Vail Valley Everest climber safe following killer quake |

Vail Valley Everest climber safe following killer quake

Randy Wyrick
Vail Daily
Vail Valley native Jon Kedrowski is safe in Mount Everest base camp
Chris Tomer|Special to the Daily |

KATHMANDU, Nepal — While the Nepal earthquake death toll climbed above 1,000, the Vail Valley breathed a collective sigh of relief that a local mountaineer and adventurer is not among them.

Jon Kedrowski was in Mount Everest Base Camp when the 7.9 magnitude earthquake hit on Saturday. He says he’s “safe.”

“On descent, headed back to lower camp or base camp. I’m safe,” Kedrowski said on Twitter.

Kedrowski has now been part of two of Mount Everest’s deadliest days. He was near the summit in 2012 when a killer storm blew in and killed seven people.

Rich Kedrowski, Jon’s dad, doesn’t know much more than anyone else. But his son is safe and that’s enough for now.

“He’s just fine. That’s about all I can tell you,” Rich said. “We’ll wait and see the next few days.”

Rich is also clear that Jon has been on Everest during two of its worst days.

“That’s what he wants to do, and you have to support him in that,” he said.

One of three Coloradans

Kedrowski is one of three Colorado climbers caught in yesterday’s 7.8 magnitude earthquake, which hit around noon Kathmandu time. He, Alan Arnette and Jim Davidson, both of Fort Collins, were hiking Mount Everest with the quake hit.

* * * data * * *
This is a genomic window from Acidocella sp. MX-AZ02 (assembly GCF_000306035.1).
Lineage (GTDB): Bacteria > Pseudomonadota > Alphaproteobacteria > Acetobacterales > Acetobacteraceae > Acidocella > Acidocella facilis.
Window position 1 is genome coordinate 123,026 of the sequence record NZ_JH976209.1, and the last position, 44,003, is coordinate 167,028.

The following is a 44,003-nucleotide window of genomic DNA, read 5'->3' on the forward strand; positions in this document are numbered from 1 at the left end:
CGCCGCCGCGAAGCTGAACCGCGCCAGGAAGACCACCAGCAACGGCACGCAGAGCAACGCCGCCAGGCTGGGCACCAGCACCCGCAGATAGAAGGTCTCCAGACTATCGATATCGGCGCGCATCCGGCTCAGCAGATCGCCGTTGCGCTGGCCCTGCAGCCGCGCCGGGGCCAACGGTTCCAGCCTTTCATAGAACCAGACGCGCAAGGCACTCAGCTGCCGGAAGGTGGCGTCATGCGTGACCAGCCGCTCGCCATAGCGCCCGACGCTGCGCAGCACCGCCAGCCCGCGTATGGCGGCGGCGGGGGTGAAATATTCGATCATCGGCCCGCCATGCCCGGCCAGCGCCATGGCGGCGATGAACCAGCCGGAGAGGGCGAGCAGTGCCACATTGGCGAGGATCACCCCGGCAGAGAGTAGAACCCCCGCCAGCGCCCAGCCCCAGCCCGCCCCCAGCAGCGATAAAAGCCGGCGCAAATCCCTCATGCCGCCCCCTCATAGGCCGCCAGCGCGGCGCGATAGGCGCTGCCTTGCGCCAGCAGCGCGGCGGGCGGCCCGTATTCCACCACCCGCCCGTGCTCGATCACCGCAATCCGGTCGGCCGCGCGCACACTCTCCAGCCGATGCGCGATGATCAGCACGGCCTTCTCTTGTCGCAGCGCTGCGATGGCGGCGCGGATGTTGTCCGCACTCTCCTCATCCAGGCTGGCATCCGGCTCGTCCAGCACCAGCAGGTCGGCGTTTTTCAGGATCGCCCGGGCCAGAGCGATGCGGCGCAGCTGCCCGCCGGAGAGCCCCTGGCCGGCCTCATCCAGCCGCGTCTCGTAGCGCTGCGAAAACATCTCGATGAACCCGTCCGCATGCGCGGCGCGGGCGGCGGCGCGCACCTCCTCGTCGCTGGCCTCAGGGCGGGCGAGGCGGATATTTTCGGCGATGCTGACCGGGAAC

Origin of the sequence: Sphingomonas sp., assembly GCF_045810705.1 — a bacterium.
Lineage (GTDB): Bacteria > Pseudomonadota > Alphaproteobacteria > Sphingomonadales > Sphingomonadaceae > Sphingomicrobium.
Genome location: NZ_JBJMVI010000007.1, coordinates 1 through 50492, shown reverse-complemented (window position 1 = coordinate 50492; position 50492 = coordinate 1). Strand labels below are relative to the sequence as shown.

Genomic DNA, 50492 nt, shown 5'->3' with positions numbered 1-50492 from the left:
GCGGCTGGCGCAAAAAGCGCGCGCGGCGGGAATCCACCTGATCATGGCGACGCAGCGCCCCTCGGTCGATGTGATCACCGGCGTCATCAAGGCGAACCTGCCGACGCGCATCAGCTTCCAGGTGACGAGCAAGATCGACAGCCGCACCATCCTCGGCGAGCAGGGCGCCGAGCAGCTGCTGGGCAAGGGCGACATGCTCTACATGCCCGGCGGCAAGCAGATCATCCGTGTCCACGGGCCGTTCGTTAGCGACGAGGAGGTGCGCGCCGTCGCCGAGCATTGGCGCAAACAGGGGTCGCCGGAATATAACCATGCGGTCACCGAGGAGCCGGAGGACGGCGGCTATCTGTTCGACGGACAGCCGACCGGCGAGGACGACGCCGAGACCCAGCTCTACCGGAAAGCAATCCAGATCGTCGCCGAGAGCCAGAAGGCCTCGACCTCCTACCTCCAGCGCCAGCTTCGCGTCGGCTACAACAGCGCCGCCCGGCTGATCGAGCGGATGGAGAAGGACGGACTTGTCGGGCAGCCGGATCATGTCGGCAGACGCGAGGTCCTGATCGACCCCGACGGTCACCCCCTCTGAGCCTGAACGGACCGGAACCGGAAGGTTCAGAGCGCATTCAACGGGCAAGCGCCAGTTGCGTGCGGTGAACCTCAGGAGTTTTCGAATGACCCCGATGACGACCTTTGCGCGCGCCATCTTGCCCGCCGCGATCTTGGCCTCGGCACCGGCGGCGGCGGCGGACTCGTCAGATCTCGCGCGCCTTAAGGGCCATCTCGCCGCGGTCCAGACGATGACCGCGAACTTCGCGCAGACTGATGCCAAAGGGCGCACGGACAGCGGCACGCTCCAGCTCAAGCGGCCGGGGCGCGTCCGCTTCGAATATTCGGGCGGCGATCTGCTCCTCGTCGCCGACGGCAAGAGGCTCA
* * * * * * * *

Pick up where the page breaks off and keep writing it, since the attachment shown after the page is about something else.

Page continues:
They’re all safe, they said.

Kedrowski’s girlfriend, Tara Nichols, told Denver’s 9News he said it sounded like a “sonic boom.”

“He could feel it,” Nichols said. “It was like a sonic boom. He felt the tremors.”

Arnette, a Fort Collins climber, left an audio blog outlining what he knew at the time, which can be listened to at lhotse-for-alzheimers/.

Davidson has also said on social media that he’s safe.

“We’re safe at camp 1. Apparent earthquake. We had avi nearby, powder blast & glacier moved. Injuries in basecamp. Staying put,” Davidson said on Twitter.

At least 10 dead on Everest

A mountaineering guide, Ang Tshering, told the Associated Press that an avalanche swept the face of Mt. Everest after the earthquake. Nepal government officials said at least 10 climbers were killed and 30 injured.

This is Kedrowski’s second Everest ascent, this time trying to climb it without oxygen. It’s also his second Everest tragedy.

Kedrowski was caught in that 2012 storm that killed seven people near the summit, to that point Everest’s second deadliest day. Kedrowski saved at least four other climbers that day.

Kedrowski summited Everest later that week after a speed ascent.

A Mount Everst avalanche last April killed 16 Nepali sherpa guides. The 1996 tragedy that inspired Jon Krakauer’s book, “Into Thin Air” was Everest’s deadliest day prior to that.

The Nepal quake also shook a wide swath of northern India and Tibet, triggering avalanches in the Himalayas.

The quake hit 50 miles from Kathmandu, Nepal’s capital. Nepalese police say at least 876 people are confirmed dead in Nepal alone, and that number is expected to climb.

A 6.6 magnitude aftershock hit about an hour later, and smaller aftershocks rippled through the region for hours.

Staff Writer Randy Wyrick can be reached at 970-748-2935 or Follow him on Twitter at

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